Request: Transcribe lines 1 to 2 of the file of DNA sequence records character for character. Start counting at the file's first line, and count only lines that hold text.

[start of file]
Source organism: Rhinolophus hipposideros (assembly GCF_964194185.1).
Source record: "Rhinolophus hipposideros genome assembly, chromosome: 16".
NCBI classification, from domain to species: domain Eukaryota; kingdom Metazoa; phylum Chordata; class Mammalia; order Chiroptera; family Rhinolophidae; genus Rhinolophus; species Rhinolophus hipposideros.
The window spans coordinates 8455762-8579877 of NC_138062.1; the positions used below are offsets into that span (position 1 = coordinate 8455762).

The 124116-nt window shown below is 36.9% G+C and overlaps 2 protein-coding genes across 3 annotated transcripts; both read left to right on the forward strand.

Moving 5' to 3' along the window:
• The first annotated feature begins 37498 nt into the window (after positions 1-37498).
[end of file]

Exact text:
Source organism: Rhinolophus hipposideros (assembly GCF_964194185.1).
Source record: "Rhinolophus hipposideros genome assembly, chromosome: 16".